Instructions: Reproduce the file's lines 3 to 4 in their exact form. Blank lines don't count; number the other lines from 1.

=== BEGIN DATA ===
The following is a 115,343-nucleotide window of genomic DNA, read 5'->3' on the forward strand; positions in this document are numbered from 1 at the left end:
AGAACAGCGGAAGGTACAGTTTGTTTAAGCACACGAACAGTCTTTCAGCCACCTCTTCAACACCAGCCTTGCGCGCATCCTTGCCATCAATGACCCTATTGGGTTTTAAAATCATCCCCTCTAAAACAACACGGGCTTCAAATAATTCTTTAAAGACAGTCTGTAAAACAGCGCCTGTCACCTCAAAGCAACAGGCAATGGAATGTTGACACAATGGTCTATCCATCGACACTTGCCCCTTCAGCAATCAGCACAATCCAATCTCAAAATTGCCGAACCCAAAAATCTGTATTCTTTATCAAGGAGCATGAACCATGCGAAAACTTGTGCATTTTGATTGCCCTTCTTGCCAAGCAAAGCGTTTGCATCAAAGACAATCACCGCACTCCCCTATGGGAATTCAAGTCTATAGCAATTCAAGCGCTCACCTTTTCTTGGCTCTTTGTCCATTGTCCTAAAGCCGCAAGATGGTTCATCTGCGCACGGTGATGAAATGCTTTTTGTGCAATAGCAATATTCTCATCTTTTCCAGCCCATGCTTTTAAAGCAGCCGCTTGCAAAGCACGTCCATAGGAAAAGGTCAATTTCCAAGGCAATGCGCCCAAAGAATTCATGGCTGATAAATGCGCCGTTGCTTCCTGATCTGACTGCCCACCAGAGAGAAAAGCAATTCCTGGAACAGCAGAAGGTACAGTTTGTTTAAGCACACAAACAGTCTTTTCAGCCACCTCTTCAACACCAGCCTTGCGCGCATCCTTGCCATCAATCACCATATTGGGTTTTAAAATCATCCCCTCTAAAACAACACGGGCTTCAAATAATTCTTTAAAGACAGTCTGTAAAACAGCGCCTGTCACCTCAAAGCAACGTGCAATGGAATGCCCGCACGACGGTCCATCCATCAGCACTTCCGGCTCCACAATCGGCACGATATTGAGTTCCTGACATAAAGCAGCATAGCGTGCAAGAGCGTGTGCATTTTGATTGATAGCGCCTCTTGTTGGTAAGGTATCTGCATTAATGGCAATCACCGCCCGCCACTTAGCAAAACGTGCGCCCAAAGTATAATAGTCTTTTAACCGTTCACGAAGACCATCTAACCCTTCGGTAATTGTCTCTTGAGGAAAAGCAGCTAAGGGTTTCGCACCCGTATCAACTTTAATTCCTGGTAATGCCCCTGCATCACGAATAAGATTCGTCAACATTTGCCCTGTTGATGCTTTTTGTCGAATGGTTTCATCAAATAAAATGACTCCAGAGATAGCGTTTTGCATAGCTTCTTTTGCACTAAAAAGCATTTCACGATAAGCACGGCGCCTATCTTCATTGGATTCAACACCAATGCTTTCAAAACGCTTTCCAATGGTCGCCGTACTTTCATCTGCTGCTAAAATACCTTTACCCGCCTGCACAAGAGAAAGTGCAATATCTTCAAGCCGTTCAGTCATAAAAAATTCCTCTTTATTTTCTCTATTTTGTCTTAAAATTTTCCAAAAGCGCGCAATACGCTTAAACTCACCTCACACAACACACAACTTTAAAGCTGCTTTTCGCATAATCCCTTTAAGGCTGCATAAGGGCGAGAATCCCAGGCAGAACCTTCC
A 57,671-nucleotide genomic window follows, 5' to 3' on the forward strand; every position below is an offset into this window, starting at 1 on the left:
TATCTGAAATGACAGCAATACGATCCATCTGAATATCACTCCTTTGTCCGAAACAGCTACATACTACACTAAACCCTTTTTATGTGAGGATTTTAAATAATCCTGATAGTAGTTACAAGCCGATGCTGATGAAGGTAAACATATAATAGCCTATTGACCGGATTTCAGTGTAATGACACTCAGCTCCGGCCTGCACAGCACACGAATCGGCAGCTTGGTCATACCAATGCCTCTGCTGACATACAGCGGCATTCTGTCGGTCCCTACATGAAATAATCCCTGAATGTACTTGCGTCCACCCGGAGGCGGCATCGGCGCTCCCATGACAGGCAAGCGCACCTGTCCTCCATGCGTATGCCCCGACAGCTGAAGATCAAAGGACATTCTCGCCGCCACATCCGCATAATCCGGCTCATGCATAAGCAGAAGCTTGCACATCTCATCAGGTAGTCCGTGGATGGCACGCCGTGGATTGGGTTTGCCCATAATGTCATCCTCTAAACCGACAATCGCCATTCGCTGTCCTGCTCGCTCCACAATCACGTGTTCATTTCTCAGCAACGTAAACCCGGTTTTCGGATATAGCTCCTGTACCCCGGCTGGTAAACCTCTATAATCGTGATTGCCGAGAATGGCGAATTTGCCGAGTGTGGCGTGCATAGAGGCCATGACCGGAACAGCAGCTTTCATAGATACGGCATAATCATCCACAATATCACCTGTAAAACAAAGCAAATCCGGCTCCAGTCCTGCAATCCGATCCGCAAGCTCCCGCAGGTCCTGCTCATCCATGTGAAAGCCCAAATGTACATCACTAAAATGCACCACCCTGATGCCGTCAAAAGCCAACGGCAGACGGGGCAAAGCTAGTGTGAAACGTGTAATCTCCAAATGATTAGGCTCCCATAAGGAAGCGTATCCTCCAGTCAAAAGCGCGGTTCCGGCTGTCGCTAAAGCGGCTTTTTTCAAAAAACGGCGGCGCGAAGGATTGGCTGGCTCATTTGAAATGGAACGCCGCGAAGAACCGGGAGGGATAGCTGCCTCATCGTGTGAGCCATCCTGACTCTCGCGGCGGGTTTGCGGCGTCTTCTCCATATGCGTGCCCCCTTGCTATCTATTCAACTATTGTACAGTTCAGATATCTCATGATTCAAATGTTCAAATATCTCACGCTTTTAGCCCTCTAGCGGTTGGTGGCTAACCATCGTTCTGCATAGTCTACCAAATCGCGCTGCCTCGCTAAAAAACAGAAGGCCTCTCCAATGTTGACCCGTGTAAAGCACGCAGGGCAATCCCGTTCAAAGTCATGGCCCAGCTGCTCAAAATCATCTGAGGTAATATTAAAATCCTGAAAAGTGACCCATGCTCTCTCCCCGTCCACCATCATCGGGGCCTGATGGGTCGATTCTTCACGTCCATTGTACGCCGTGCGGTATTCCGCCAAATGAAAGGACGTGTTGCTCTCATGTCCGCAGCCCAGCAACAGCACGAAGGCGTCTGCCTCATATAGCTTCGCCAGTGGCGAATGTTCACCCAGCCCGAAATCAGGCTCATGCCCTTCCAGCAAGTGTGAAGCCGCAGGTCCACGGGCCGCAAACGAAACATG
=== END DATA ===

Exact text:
A 57,671-nucleotide genomic window follows, 5' to 3' on the forward strand; every position below is an offset into this window, starting at 1 on the left:
TATCTGAAATGACAGCAATACGATCCATCTGAATATCACTCCTTTGTCCGAAACAGCTACATACTACACTAAACCCTTTTTATGTGAGGATTTTAAATAATCCTGATAGTAGTTACAAGCCGATGCTGATGAAGGTAAACATATAATAGCCTATTGACCGGATTTCAGTGTAATGACACTCAGCTCCGGCCTGCACAGCACACGAATCGGCAGCTTGGTCATACCAATGCCTCTGCTGACATACAGCGGCATTCTGTCGGTCCCTACATGAAATAATCCCTGAATGTACTTGCGTCCACCCGGAGGCGGCATCGGCGCTCCCATGACAGGCAAGCGCACCTGTCCTCCATGCGTATGCCCCGACAGCTGAAGATCAAAGGACATTCTCGCCGCCACATCCGCATAATCCGGCTCATGCATAAGCAGAAGCTTGCACATCTCATCAGGTAGTCCGTGGATGGCACGCCGTGGATTGGGTTTGCCCATAATGTCATCCTCTAAACCGACAATCGCCATTCGCTGTCCTGCTCGCTCCACAATCACGTGTTCATTTCTCAGCAACGTAAACCCGGTTTTCGGATATAGCTCCTGTACCCCGGCTGGTAAACCTCTATAATCGTGATTGCCGAGAATGGCGAATTTGCCGAGTGTGGCGTGCATAGAGGCCATGACCGGAACAGCAGCTTTCATAGATACGGCATAATCATCCACAATATCACCTGTAAAACAAAGCAAATCCGGCTCCAGTCCTGCAATCCGATCCGCAAGCTCCCGCAGGTCCTGCTCATCCATGTGAAAGCCCAAATGTACATCACTAAAATGCACCACCCTGATGCCGTCAAAAGCCAACGGCAGACGGGGCAAAGCTAGTGTGAAACGTGTAATCTCCAAATGATTAGGCTCCCATAAGGAAGCGTATCCTCCAGTCAAAAGCGCGGTTCCGGCTGTCGCTAAAGCGGCTTTTTTCAAAAAACGGCGGCGCGAAGGATTGGCTGGCTCATTTGAAATGGAACGCCGCGAAGAACCGGGAGGGATAGCTGCCTCATCGTGTGAGCCATCCTGACTCTCGCGGCGGGTTTGCGGCGTCTTCTCCATATGCGTGCCCCCTTGCTATCTATTCAACTATTGTACAGTTCAGATATCTCATGATTCAAATGTTCAAATATCTCACGCTTTTAGCCCTCTAGCGGTTGGTGGCTAACCATCGTTCTGCATAGTCTACCAAATCGCGCTGCCTCGCTAAAAAACAGAAGGCCTCTCCAATGTTGACCCGTGTAAAGCACGCAGGGCAATCCCGTTCAAAGTCATGGCCCAGCTGCTCAAAATCATCTGAGGTAATATTAAAATCCTGAAAAGTGACCCATGCTCTCTCCCCGTCCACCATCATCGGGGCCTGATGGGTCGATTCTTCACGTCCATTGTACGCCGTGCGGTATTCCGCCAAATGAAAGGACGTGTTGCTCTCATGTCCGCAGCCCAGCAACAGCACGAAGGCGTCTGCCTCATATAGCTTCGCCAGTGGCGAATGTTCACCCAGCCCGAAATCAGGCTCATGCCCTTCCAGCAAGTGTGAAGCCGCAGGTCCACGGGCCGCAAACGAAACATG